UPDATED:The private nonprofit formed to advance Republican Gov. Pat McCrory's agenda is newly reorganized and poised to hold its first big-dollar member retreat next week at a swanky Greensboro resort.
The June 27-28 event at the Grandover Resort opens with a dinner and exclusive forum featuring McCrory and S.C. Gov. Nikki Haley. The minimum price for two tickets to the Thursday night activities is $1,000. The Friday agenda includes policy briefings and roundtable discussion with McCrory and other civic and business leaders, according to a fundraising invitation.
It costs $10,000 for two to attend the entire two-day event and benefits the Renew North Carolina Foundation, an entity created by key allies to the governor formerly known as the Foundation for North Carolina, which hosted its own inaugural ball. About 100 to 150 people are expected to attend, organizers said.
The minimum membership level (Cabinet Membership) to join the organization is $25,000. The cost includes two tickets to the the Greensboro event and all futures RNCF events as part of a year-long membership. The top tier members (Capitol Membership) pay $50,000 to join for a year and get additional perks.
The event's timing during the crucial part of the legislative session -- when the governor has dozens of bills on his desk and key decisions are being made about the $20 billion state budget and a massive tax overhaul effort -- is sure to raise eyebrows.
But foundation Chairman John Lassiter, a close McCrory friend, said the timing is incidental. He said the group promised two retreats when it formed shortly after McCrory's election in November and this is the first. (The next is being planned for late-fall.)
Lassiter, who led McCrory's transition operations, said this is not the governor's fundraising event. But he added, "we're honored the governor can join us."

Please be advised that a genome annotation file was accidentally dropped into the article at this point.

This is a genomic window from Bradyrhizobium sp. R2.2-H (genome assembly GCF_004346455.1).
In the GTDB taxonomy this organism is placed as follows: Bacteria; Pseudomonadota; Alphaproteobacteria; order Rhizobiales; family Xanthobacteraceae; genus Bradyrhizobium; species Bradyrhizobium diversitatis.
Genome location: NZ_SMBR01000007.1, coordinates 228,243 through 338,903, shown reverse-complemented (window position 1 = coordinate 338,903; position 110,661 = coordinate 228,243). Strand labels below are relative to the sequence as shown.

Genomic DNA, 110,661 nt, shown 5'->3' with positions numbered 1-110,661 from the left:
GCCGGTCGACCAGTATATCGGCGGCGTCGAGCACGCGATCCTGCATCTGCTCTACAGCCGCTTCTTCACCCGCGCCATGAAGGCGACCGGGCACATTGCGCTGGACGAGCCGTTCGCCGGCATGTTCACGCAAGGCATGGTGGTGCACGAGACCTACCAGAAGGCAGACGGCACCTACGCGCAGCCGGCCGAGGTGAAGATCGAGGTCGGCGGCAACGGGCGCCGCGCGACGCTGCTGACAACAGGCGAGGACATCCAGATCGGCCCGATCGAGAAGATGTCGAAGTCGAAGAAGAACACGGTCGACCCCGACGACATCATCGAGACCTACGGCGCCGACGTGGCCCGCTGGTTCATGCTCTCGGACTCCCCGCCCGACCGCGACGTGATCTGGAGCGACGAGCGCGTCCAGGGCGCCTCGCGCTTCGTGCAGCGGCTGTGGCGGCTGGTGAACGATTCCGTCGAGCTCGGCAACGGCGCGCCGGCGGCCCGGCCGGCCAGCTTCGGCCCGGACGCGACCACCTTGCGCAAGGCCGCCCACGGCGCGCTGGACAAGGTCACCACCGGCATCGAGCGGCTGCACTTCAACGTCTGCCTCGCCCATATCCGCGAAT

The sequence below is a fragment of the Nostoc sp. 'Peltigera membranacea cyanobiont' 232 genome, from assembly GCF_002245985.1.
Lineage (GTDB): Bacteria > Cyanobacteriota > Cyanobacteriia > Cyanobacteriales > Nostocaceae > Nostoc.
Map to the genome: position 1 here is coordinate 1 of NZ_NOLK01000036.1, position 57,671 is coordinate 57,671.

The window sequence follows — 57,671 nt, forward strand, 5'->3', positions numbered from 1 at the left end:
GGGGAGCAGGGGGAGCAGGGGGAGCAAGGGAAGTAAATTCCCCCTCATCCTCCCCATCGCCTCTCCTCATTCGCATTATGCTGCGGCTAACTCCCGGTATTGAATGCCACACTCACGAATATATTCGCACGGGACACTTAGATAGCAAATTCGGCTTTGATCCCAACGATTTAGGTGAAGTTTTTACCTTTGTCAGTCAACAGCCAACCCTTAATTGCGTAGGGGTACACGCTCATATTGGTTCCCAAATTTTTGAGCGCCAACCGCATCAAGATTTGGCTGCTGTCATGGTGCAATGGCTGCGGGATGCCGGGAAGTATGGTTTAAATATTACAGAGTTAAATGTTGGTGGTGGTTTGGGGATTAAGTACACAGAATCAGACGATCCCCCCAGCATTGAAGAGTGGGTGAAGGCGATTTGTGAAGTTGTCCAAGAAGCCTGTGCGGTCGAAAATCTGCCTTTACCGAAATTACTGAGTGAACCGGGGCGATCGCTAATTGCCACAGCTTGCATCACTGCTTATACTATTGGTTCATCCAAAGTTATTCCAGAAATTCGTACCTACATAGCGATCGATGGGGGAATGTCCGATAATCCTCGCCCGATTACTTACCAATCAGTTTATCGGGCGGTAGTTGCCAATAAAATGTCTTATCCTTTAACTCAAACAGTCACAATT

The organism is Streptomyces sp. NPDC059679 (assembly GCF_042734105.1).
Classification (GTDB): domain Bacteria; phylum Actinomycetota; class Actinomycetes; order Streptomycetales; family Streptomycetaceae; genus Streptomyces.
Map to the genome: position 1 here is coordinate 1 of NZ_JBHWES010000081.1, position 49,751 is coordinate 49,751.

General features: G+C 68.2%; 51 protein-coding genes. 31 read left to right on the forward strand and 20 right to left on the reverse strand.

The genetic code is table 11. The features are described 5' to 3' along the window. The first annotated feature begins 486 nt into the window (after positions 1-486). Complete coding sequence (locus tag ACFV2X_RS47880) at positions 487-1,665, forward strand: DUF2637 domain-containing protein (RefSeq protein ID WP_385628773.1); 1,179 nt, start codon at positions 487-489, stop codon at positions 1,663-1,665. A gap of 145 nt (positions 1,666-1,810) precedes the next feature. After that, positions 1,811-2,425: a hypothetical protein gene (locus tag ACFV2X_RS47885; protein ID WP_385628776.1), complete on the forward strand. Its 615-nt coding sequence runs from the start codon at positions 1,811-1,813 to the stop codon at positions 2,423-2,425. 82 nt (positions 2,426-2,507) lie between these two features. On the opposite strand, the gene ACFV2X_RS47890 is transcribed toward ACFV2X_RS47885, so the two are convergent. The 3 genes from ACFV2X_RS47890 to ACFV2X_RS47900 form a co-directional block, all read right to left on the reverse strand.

Jack Hawke, a foundation leader who managed McCrory's 2012 campaign, said most donors gave six months ago when they joined the organization and it's not aimed at "having people who are lobbying the legislature for particular causes."
"It's a discussion on major issues facing the state and a round of golf, that's about it," he said.
The reorganization is a natural part of the group's progression, he said. Bob Singer, a Greensboro banking lawyer at Brooks Pierce who represents the state's Bankers Association, is the new president, replacing Jay Bryant, a former Wake County GOP official who initially held the post.
Lassiter leads the foundation's board, which also includes Singer; Hawke; Bill Graham, a former gubernatorial candidate and Salisbury attorney; and David Benford, a Wilmington real estate agent and GOP player. Benford also serves as the foundation's secretary and treasurer.
The 501c4 nonprofit officially changed it's name April 30, according to Secretary of State records. Hawke explained that the original name was too close to another entity, the Foundation for the Carolinas. "They said our name was impacting their fundraising, so instead of getting in an argument we changed our name," Hawke said. The new foundation's look is branded to mirror McCrory's campaign, with the same navy and green campaign colors.